St. Saviour's, Southwark
Borough High Street, Southwark, SE1
How many hundreds of people pass this beautiful church each day without even realising it's there, much less what lies inside?
Placed as it is at one of the busiest junctions in London and given that all that can be seen from the road is the upper portion and spire, perhaps it is not so surprising that the ancient St. Saviour's, Southwark, is so often missed. But it is a pity because as well as possessing a marvellous atmosphere of serenity and calm, the Cathedral building houses the most interesting collection of tombs and epitaphs outside of Westminster Abbey.
Southwark Cathedral is by no means a dusky repository for the dead, though. Throughout it's long history it has played a vital role in the life of London's South Bank and it has a surprisingly rich heritage as a result.
Unlikely as it might seem today, Southwark Cathedral stood at the heart of one of the liveliest and most notorious districts of the city. When the Roman Army made camp on the Bankside innumerable brothels opened to cater for the needs of its soldiers. Some centuries later, when the area came under the control of the church, the whore houses were still flourishing. Business continued as normal and the profits became a substantial source of revenue for the Bishops of Winchester, whose lands included this part of London.
Although Henry VIII finally shut down the Bishop's brothels, others took their place and Southwark's reputation as a pleasure garden went on undiminished. Of course, sexual incontinence was not the only form of entertainment to be found on the Bankside. Theatres, bear-baiting rings and cockpits were amongst the amusements and hundreds of taverns also plied a fine trade.
A sort of Soho and West End combined, Southwark positively seethed with activity. This was the Southwark to which Shakespeare came with the Globe Theatre and he probably lived close by, in the shadow of the cathedral.
St. Saviour's was undoubtedly familiar to Shakespeare and he must have worshiped there many times. This much is borne out by the fact that the playwright's brother, Edmund, was buried in the church after his premature death in 1607. Since he was an actor, Edmund's passing would not normally have attracted any attention. Yet someone evidently paid to have him sent off like a gentleman.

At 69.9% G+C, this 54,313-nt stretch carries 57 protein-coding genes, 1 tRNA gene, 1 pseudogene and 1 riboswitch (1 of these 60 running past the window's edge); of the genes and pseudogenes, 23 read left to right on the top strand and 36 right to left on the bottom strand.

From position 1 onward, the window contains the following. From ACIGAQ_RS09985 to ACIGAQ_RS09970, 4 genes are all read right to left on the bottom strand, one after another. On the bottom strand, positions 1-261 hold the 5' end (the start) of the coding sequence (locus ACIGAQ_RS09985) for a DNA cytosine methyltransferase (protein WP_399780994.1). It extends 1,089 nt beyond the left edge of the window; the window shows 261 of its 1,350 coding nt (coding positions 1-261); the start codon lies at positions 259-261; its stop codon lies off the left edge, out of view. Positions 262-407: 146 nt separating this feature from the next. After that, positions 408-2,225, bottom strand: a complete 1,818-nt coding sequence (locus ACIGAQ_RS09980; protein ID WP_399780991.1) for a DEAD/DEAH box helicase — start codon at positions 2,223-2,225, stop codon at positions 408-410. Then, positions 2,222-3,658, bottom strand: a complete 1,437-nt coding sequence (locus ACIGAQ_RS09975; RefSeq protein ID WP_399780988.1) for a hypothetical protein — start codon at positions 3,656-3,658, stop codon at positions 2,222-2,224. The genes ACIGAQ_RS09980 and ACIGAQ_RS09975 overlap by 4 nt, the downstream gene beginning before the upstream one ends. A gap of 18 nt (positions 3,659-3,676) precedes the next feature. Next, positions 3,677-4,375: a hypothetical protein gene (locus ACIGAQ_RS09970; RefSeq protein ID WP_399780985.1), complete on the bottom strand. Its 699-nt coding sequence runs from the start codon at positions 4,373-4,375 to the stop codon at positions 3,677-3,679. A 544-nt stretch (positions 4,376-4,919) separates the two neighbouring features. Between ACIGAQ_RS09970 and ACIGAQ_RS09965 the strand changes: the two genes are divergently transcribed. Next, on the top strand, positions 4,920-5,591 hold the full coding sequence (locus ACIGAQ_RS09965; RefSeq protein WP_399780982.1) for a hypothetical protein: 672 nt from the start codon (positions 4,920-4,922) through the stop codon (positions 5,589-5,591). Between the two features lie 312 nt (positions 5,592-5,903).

The register states:'Edmond Shakespeare, player, buried in ye church, with a forenone knell of the great bell XXs.'
Twenty shillings was a considerable sum of money in Tudor times, nevertheless Edmund was buried in an unmarked grave. A commemorative stone was eventually placed in the paving of the choir.
William Shakespeare's connection with Southwark diminished after 1613 when he started to spend more time in Stratford. Three centuries later, a memorial to the great bard was included in the Cathedral. Reflecting the tastes of the Elizabethan era, it shows Shakespeare resting on his side, his head cupped in one hand. Behind the reclining figure is a carved frieze of the Bankside he knew, including the Globe and the Cathedral and above is a modern stained-glass window showing scenes from his plays.
While Shakespeare was still a familiar figure in the parish of St. Saviour's, another famous Englishman was just coming into the world. Born to parents who had also made the long trip from Stratford-Upon-Avon, John Harvard was baptised in the then chapel of St. John the evangelist on November 29, 1607. The entry with his father's signature is in the Cathedral registry and a copy of it is on display.
Harvard, who as all Americans know, was responsible for the bequest which started Harvard University, was brought up in Southwark and was educated at St Saviour's Grammar School. He went on to study at Emmanuel College, Cambridge and was one of several graduates of that college who later escaped the religious intolerance of the day by emigrating to the New World.
The old chapel of St. John, which has been rededicated the Harvard Chapel, dates from the 12th century although it is heavily restored. The East Window, showing St John baptising Christ flanked by two angels, was a gift from Joseph H Choate, the American ambassador in London from 1899 to 1905. It was damaged by bombing in 1948 and was restored, along with much of the fabric of the chapel, thanks to funding from Harvard alumni.
Perhaps because of these strong cultural links, Americans have chosen to commemorate two other famous citizens in Southwark Cathedral. A plaque to Oscar Hammerstein, the playwright and lyricist can be found in the Harvard Chapel and another, to the actor Sam Wanamaker (1919-1993) whose extraordinary vision and tenacity led to the reconstruction of the Globe Theatre on the Bankside, can be found beside the memorial to Shakespeare.
Southwark Cathedral is open daily from 9 am. - 6 pm.
There is no admission charge to any part of the church but donations towards its upkeep are encouraged.
London Bridge (Northern Line)
Copyright © Jan Collie 2002
Published on Britannia by permission of the author.
All rights reserved. No reproduction, copy or transmission of this publication may be made without written permission.